Abstract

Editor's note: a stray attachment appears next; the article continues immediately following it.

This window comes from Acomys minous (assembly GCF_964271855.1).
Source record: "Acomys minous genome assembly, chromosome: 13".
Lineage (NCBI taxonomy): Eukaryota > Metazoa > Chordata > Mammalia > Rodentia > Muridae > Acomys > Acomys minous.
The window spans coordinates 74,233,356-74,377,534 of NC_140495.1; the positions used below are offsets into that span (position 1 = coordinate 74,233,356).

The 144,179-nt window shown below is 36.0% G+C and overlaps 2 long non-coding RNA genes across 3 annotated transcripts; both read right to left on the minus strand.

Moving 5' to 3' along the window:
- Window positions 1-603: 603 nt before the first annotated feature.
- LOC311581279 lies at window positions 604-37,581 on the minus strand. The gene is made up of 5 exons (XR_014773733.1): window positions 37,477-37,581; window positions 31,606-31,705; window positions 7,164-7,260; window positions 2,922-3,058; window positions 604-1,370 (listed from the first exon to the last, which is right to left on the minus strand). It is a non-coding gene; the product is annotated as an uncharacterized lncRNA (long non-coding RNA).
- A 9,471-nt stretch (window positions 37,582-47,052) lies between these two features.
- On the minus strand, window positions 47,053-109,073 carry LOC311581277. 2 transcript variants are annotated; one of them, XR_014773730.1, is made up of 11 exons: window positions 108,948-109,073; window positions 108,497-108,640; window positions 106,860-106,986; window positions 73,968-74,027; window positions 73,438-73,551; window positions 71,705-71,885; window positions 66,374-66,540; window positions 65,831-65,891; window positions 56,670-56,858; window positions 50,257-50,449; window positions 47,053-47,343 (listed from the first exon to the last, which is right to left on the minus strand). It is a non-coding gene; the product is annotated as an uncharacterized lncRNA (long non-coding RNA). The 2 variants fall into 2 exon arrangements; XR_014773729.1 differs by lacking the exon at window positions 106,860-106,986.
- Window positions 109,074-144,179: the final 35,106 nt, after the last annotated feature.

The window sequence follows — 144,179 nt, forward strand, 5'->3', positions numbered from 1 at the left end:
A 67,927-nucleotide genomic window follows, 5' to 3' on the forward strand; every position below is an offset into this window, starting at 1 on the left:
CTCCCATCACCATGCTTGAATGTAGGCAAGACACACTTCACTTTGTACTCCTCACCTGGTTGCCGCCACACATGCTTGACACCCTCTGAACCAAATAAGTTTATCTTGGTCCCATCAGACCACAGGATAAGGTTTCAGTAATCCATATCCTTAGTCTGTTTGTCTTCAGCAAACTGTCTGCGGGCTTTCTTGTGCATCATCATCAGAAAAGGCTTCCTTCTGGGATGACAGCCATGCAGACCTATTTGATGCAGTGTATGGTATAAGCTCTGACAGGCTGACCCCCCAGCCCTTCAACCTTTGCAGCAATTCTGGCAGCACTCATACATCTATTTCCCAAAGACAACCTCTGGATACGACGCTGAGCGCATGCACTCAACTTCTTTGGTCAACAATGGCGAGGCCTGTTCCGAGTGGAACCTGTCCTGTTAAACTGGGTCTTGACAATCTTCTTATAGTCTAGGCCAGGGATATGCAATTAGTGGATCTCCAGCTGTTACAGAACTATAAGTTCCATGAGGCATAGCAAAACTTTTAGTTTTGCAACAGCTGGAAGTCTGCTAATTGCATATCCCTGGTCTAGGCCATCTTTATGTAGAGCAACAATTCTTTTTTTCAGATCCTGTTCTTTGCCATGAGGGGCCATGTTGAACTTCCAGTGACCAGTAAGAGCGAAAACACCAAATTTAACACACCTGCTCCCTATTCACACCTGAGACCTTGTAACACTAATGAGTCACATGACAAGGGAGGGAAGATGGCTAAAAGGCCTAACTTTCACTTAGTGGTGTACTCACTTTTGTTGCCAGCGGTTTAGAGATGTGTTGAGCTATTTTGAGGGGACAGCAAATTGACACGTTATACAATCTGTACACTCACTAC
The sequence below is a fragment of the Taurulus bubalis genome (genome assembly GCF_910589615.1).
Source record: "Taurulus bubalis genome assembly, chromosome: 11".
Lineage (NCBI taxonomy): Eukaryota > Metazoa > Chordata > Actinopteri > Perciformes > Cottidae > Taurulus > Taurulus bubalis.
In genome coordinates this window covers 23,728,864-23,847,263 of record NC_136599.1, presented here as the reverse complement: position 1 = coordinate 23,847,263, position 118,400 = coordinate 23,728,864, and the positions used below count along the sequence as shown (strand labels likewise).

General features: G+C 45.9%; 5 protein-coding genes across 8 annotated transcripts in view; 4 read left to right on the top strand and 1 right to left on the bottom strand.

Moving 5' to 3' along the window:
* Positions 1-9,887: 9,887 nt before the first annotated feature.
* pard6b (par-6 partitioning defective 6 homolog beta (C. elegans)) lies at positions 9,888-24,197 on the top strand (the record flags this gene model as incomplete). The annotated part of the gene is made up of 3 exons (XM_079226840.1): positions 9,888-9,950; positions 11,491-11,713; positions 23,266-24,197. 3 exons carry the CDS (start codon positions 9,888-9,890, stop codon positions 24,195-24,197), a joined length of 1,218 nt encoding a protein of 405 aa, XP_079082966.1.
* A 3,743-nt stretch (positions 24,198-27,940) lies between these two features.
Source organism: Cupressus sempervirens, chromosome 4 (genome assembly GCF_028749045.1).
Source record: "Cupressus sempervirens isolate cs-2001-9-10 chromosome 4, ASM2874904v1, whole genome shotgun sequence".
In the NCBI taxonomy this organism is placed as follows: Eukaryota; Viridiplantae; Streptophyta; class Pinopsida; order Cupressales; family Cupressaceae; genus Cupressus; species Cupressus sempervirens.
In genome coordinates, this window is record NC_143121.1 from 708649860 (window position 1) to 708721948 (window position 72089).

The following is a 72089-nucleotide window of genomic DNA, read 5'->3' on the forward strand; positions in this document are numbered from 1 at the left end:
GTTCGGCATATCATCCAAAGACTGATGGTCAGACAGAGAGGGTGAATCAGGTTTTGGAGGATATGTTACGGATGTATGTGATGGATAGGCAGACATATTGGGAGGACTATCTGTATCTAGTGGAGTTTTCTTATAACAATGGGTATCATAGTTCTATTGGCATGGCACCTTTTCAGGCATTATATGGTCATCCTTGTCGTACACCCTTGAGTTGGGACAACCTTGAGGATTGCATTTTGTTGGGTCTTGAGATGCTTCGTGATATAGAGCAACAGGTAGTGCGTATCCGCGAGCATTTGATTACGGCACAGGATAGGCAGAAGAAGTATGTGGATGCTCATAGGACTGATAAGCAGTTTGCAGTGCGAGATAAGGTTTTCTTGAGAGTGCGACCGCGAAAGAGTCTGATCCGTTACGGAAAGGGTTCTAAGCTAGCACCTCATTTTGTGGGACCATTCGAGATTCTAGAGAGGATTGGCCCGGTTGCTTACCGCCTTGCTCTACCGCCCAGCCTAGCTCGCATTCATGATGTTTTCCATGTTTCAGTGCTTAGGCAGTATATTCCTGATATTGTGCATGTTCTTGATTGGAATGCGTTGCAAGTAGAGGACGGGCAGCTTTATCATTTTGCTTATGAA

Analysis of data derived from the Historical Population Database of Transylvania for the period 1850 to 1914 confirms that social classes in localities undergoing industrialization were subject to inequalities in adult mortality and that, starting in the 1880s, adults with agricultural and semiskilled occupations had a greater likelihood of living longer. Marriage had a protective effect for men, though not for women, regardless of time and place. Between 1850 and 1880, adult mortality suffered the influence of multiple environmental and epidemiological crises, whereas between 1881 and 1914, differences in longevity were attributable mainly to economic development and its associated activities. After the 1880s, the survival prospects of both men and women improved.

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